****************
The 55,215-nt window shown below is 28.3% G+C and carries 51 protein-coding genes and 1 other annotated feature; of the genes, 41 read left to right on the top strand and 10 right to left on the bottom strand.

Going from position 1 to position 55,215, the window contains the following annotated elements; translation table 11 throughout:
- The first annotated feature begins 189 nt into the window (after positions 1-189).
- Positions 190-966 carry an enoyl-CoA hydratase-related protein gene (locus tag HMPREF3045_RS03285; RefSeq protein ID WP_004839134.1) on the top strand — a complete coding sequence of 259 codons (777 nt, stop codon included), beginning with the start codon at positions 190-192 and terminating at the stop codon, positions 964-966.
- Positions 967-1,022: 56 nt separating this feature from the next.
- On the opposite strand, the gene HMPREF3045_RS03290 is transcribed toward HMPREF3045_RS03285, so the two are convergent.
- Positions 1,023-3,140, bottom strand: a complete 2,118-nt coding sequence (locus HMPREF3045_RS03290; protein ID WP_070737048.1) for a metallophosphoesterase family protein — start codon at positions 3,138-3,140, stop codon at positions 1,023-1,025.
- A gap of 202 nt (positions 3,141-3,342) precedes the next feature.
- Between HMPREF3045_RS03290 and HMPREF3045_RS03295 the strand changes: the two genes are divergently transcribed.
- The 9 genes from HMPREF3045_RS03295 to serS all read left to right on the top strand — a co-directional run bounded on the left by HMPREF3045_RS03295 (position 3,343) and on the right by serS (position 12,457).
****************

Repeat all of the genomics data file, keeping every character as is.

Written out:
The 55,215-nt window shown below is 28.3% G+C and carries 51 protein-coding genes and 1 other annotated feature; of the genes, 41 read left to right on the top strand and 10 right to left on the bottom strand.

Going from position 1 to position 55,215, the window contains the following annotated elements; translation table 11 throughout:
- The first annotated feature begins 189 nt into the window (after positions 1-189).
- Positions 190-966 carry an enoyl-CoA hydratase-related protein gene (locus tag HMPREF3045_RS03285; RefSeq protein ID WP_004839134.1) on the top strand — a complete coding sequence of 259 codons (777 nt, stop codon included), beginning with the start codon at positions 190-192 and terminating at the stop codon, positions 964-966.
- Positions 967-1,022: 56 nt separating this feature from the next.
- On the opposite strand, the gene HMPREF3045_RS03290 is transcribed toward HMPREF3045_RS03285, so the two are convergent.
- Positions 1,023-3,140, bottom strand: a complete 2,118-nt coding sequence (locus HMPREF3045_RS03290; protein ID WP_070737048.1) for a metallophosphoesterase family protein — start codon at positions 3,138-3,140, stop codon at positions 1,023-1,025.
- A gap of 202 nt (positions 3,141-3,342) precedes the next feature.
- Between HMPREF3045_RS03290 and HMPREF3045_RS03295 the strand changes: the two genes are divergently transcribed.
- The 9 genes from HMPREF3045_RS03295 to serS all read left to right on the top strand — a co-directional run bounded on the left by HMPREF3045_RS03295 (position 3,343) and on the right by serS (position 12,457).